20. 20. Dust Hazards Respiratory Hazards and Safety Practices Pulmonary Health Effects: • Acute respiratory symptom (sneezing) • Acute and / or chronic airway obstruction • Asthma • Chronic bronchitis (chronic cough, phlegm) • Pulmonary fibrosis - Farmer’s Lung Disease (FLD) - Hypersensitivity pneumonitis • Organic Dust Toxicity Syndrome • General symptoms
  21. 21. Understanding Respirators Respiratory Hazards and Safety Practices
  22. 22. OSHA Safety and Health Standards and Agriculture • Has to be an employer-employee relationship • OSHA Ag Small Farm Exemption • OSHA Standards: ‒ Agricultural Standards (29 CFR 1928). ‒ If there is not a standard in Agriculture (29 CFR 1928) OSHA reverts to General Industry (29 CFR 1910). ‒ If not found in General Industry they then revert to General Duty ‒ Clause Section 5(a)(1). OSHA General Duty Clause: • Section 5(a)(1) requires employers to "furnish to each of his employees employment and a place of employment which are free from recognized hazards that are causing or are likely to cause death or serious physical harm to his employees".
  23. 23. OSHA Safety and Health Regulations OSHA Ag Specific Regulations Affecting Dairy Operations: • 1928.51: Roll over protective structures (ROPS) for agricultural tractors • 1928.52: Protective frames for wheel-type agricultural tractors • 1928.53: Protective enclosures for wheel-type agricultural tractors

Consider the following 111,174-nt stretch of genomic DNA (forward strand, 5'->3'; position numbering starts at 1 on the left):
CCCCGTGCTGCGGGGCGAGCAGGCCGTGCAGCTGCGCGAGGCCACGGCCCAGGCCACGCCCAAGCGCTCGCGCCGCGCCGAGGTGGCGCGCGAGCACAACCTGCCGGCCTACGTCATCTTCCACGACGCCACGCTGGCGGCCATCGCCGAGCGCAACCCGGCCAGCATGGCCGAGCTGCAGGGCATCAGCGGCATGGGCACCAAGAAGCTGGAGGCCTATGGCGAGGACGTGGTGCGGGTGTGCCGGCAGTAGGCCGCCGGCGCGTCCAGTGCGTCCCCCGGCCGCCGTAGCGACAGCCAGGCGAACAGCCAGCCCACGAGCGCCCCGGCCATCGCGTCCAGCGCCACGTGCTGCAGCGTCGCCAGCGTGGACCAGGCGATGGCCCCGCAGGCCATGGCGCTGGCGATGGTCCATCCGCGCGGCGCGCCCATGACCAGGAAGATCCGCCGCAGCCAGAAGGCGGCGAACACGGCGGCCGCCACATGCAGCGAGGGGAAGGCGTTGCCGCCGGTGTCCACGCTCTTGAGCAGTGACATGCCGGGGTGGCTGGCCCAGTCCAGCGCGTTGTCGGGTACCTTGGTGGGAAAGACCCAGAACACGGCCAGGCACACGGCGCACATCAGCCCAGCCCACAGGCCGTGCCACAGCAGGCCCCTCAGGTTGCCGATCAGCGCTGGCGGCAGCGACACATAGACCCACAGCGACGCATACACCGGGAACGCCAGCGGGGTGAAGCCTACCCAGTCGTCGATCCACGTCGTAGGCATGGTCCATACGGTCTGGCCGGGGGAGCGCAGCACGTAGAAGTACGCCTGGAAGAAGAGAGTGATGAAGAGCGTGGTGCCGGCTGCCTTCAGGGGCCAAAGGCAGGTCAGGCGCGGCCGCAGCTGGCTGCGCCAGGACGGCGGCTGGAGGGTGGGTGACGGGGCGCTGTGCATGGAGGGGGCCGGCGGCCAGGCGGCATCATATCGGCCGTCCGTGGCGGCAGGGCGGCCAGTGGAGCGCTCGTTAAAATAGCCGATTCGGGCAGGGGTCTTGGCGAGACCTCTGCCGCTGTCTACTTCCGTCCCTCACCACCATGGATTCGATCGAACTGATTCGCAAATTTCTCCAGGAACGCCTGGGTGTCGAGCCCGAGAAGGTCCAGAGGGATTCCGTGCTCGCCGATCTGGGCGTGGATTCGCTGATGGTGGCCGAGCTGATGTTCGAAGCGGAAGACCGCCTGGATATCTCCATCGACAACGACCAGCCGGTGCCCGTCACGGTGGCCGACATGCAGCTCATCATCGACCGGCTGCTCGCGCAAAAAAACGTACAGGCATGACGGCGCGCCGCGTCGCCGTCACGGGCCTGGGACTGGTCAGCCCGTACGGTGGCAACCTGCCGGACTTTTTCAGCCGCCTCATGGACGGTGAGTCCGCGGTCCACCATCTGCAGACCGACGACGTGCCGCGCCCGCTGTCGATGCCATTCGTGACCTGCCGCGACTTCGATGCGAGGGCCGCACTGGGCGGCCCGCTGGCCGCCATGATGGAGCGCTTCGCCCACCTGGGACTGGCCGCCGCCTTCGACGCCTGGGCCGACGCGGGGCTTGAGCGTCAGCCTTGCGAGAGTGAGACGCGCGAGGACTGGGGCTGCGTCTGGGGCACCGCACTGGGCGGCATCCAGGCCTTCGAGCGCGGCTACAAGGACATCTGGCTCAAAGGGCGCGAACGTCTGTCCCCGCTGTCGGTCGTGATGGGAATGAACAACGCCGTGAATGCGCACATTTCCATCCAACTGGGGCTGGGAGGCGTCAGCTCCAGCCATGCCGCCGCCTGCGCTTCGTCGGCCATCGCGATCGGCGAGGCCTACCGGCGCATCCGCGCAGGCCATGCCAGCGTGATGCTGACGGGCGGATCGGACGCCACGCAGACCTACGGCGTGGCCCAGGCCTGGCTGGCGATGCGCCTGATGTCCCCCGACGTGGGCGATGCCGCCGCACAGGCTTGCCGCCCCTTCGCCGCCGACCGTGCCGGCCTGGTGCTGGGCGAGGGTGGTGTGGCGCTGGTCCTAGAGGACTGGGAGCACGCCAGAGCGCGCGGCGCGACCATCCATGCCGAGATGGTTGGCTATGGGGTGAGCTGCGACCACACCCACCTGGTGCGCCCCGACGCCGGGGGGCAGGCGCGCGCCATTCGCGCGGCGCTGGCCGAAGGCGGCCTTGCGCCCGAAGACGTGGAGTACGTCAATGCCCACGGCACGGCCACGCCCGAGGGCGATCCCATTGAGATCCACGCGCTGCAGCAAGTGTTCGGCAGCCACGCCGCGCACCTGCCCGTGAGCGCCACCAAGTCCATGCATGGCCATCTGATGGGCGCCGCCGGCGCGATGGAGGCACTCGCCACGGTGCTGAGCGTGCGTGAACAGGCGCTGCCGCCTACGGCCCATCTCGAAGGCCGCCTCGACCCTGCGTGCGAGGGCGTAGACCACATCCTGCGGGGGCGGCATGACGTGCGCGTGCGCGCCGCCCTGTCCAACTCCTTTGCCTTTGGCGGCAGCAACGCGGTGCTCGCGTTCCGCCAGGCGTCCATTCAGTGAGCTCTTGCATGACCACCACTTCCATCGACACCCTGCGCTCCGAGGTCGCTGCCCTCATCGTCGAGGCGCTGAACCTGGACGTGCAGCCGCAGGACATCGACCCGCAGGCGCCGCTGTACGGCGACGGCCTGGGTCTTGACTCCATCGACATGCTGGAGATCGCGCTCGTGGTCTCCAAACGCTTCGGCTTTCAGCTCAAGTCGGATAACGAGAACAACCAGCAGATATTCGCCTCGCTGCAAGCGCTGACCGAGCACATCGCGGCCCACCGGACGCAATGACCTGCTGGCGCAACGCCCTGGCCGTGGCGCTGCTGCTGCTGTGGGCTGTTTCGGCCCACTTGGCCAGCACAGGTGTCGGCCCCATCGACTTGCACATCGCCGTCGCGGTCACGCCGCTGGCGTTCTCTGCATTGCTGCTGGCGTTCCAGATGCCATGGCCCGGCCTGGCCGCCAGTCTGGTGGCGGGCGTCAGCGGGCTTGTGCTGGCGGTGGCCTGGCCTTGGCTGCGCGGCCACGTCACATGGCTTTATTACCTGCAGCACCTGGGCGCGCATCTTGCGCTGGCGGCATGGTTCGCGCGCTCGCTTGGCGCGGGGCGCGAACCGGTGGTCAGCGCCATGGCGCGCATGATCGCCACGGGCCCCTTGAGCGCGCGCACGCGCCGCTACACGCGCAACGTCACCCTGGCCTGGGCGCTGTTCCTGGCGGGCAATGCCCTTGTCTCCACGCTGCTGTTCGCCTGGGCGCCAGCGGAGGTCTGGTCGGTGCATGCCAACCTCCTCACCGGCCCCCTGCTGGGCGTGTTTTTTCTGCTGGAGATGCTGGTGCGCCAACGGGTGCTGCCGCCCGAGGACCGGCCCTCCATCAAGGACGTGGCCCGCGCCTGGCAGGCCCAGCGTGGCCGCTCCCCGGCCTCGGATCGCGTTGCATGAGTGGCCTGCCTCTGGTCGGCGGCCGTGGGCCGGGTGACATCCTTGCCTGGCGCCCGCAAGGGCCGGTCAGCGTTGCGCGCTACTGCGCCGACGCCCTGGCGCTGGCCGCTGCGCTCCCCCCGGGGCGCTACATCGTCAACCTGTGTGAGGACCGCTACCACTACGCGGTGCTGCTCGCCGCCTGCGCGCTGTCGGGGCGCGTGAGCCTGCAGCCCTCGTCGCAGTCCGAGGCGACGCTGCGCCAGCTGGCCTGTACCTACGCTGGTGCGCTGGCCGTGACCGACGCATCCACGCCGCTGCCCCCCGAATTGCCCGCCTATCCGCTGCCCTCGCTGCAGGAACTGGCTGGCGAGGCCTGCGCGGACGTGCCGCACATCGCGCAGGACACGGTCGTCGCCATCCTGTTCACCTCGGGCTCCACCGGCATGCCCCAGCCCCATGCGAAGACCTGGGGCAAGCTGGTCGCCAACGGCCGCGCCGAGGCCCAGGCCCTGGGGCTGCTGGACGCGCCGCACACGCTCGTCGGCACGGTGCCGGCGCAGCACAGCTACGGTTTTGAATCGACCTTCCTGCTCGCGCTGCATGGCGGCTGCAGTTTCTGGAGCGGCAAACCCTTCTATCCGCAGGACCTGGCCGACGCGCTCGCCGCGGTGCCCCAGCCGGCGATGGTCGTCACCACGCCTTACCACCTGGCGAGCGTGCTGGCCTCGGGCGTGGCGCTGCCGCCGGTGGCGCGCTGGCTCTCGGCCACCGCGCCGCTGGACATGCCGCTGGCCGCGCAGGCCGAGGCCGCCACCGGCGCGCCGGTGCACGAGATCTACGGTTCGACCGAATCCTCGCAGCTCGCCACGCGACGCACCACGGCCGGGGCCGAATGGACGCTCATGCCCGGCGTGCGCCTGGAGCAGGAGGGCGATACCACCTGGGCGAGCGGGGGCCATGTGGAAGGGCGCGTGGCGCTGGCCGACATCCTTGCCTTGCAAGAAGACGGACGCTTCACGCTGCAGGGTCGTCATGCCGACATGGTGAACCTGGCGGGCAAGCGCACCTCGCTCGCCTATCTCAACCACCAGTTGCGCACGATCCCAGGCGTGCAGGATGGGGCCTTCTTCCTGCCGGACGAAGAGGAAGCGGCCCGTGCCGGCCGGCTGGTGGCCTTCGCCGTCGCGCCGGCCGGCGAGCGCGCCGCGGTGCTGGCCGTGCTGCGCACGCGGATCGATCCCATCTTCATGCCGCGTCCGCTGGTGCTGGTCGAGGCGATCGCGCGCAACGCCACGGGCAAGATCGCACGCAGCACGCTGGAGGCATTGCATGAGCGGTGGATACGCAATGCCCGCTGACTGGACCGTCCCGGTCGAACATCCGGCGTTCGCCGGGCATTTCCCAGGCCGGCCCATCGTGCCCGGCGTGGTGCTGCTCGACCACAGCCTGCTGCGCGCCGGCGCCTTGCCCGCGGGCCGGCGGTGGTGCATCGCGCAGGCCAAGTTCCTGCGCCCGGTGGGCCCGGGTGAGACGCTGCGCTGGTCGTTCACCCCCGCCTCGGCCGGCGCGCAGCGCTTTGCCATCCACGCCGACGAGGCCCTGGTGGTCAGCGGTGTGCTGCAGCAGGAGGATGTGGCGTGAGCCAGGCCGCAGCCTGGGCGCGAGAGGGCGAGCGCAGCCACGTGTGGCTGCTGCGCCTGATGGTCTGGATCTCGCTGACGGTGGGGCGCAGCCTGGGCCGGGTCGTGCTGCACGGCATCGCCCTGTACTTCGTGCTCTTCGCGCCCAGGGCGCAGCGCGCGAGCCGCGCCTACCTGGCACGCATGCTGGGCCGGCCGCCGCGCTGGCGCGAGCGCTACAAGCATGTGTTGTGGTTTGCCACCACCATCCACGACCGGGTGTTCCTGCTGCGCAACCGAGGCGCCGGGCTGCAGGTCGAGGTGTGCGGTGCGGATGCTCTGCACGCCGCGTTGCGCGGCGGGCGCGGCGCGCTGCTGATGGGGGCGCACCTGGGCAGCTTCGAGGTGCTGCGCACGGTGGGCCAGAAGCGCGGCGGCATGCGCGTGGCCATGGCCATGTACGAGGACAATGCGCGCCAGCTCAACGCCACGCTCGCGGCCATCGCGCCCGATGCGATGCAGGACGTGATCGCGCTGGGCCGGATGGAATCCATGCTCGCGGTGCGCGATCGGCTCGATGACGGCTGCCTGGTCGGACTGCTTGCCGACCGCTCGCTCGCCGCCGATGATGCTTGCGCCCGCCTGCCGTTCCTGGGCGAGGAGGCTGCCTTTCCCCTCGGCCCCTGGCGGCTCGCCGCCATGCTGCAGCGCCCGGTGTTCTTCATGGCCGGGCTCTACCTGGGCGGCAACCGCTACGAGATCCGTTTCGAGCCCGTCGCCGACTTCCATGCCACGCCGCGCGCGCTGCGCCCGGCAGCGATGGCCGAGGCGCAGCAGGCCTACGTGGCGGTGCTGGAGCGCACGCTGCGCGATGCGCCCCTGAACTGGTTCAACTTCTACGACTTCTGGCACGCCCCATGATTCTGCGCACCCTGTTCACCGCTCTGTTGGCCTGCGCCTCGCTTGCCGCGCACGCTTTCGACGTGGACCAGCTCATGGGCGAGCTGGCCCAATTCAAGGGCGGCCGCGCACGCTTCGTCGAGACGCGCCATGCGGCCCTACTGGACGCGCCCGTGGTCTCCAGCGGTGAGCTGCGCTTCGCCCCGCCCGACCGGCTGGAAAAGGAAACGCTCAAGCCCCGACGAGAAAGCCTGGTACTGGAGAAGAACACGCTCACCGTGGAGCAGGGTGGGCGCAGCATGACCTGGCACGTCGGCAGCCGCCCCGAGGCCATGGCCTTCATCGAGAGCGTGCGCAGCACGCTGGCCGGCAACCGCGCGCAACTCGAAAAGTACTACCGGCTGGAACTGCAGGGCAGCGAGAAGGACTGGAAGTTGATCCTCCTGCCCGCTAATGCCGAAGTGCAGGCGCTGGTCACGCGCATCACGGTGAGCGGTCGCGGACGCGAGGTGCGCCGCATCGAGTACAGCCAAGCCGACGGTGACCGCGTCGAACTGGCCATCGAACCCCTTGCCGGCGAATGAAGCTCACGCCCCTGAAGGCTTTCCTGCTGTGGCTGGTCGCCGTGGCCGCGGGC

24. 24. OSHA Safety and Health Regulations OSHA Ag Specific Regulations Affecting Dairy Operations: • 1928.57: Guarding of farm field equipment, farmstead equipment, and cotton gins
  25. 25. OSHA Safety and Health Regulations OSHA General Industry (29 CFR 1910) Regulations Directly Applicable to Dairy Operations: • 1910.111: (a) and (b): Storage & Handling of Anhydrous Ammonia • 1910.145: Slow Moving Vehicles 1910.1201: • DOT lighting and markings 1910.1200: • Hazard Communication • 1910.1027: Cadmium
  26. 26. OSHA Safety and Health Regulations OSHA General Industry (29 CFR 1910) Regulations Directly Applicable to Dairy Operations (cont.): • Occupational Noise Exposure (29 CFR 1910.95). • Personal Protective Equipment (PPE) (29 CFR 1910.132). • Respiratory Protection (29 CFR 1910.134). • The Control of Hazardous Energy (Lockout/Tagout) (29 CFR 1910.147)